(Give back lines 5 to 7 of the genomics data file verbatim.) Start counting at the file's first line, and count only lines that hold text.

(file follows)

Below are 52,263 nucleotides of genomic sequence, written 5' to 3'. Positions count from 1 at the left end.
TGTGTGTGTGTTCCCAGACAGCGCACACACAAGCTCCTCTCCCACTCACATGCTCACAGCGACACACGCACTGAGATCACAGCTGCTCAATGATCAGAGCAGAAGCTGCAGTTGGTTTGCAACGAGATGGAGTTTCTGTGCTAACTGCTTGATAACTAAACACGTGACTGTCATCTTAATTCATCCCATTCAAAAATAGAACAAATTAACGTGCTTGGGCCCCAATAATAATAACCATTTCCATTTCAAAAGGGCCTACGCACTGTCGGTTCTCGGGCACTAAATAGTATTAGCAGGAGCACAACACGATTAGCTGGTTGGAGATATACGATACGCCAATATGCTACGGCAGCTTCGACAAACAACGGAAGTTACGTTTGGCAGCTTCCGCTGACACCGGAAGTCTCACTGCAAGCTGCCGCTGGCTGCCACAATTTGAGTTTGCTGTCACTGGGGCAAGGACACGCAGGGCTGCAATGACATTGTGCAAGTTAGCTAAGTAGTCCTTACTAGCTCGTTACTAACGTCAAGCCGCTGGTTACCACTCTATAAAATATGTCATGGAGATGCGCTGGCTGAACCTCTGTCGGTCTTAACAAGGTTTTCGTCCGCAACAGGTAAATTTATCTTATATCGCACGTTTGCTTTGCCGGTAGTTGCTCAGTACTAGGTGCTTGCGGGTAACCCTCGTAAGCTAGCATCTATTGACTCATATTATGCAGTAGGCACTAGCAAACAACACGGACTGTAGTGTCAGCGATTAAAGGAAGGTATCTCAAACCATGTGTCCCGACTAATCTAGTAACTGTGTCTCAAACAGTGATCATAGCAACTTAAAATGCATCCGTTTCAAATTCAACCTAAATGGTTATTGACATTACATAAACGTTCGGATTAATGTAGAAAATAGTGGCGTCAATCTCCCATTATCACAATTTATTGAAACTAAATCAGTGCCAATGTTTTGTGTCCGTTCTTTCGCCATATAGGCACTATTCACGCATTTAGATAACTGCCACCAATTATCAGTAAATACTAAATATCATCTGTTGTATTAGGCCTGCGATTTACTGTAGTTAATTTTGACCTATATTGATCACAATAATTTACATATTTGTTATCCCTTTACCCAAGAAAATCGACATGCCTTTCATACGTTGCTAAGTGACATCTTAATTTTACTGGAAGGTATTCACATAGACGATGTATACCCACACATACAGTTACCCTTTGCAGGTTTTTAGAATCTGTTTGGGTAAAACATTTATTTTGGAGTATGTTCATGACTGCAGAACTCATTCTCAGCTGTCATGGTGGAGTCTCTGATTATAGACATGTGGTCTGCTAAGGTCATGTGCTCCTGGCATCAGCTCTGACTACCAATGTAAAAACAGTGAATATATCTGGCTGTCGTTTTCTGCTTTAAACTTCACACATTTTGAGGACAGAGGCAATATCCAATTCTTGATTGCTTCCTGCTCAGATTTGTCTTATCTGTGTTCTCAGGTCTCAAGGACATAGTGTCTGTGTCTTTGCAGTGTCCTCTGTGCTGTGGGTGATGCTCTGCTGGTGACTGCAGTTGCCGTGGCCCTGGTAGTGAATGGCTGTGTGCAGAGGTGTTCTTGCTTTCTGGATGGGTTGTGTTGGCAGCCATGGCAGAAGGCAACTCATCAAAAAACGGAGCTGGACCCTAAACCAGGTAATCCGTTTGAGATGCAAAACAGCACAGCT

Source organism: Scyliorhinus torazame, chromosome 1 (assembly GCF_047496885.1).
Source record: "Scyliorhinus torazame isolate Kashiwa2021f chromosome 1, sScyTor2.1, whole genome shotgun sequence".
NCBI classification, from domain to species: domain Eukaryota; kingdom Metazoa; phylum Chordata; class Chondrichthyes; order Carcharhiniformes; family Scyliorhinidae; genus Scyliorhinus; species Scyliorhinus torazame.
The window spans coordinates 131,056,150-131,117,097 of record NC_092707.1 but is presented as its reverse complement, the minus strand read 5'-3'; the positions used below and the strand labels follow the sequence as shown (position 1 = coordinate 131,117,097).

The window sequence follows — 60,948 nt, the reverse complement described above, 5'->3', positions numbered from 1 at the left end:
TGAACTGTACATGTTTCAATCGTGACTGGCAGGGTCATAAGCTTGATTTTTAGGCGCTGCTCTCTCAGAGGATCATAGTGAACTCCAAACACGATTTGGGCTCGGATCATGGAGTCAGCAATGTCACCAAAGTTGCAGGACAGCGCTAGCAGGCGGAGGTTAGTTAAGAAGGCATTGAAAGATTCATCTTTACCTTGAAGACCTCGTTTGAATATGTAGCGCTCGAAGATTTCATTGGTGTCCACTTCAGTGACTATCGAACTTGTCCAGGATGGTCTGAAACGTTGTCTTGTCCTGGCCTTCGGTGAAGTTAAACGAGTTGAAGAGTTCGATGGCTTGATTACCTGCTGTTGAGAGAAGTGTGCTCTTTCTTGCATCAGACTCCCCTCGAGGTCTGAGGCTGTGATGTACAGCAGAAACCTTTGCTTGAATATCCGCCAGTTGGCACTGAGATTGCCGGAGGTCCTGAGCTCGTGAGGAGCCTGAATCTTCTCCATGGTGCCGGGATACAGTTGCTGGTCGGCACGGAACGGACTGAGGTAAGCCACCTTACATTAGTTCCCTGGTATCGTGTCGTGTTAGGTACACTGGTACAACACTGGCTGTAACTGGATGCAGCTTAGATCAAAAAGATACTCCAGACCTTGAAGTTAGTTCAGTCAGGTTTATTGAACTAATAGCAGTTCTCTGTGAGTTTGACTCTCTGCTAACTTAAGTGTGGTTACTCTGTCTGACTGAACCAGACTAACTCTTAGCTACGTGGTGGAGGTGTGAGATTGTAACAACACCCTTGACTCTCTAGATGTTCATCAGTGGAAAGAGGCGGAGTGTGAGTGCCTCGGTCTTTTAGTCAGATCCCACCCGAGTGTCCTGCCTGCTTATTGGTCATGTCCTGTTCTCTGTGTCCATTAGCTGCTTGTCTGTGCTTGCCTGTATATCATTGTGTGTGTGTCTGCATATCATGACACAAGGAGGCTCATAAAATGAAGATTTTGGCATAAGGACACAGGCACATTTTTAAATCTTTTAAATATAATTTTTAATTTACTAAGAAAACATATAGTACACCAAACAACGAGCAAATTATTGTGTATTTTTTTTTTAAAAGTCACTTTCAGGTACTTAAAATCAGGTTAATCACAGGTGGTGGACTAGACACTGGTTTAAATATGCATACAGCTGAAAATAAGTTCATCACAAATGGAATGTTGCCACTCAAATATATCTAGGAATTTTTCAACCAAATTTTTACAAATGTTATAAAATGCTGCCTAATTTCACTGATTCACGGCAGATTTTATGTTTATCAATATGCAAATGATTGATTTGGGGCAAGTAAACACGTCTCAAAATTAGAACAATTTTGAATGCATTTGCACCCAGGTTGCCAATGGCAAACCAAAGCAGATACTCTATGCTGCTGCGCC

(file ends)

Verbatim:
NCBI classification, from domain to species: domain Eukaryota; kingdom Metazoa; phylum Chordata; class Chondrichthyes; order Carcharhiniformes; family Scyliorhinidae; genus Scyliorhinus; species Scyliorhinus torazame.
The window spans coordinates 131,056,150-131,117,097 of record NC_092707.1 but is presented as its reverse complement, the minus strand read 5'-3'; the positions used below and the strand labels follow the sequence as shown (position 1 = coordinate 131,117,097).

The window sequence follows — 60,948 nt, the reverse complement described above, 5'->3', positions numbered from 1 at the left end: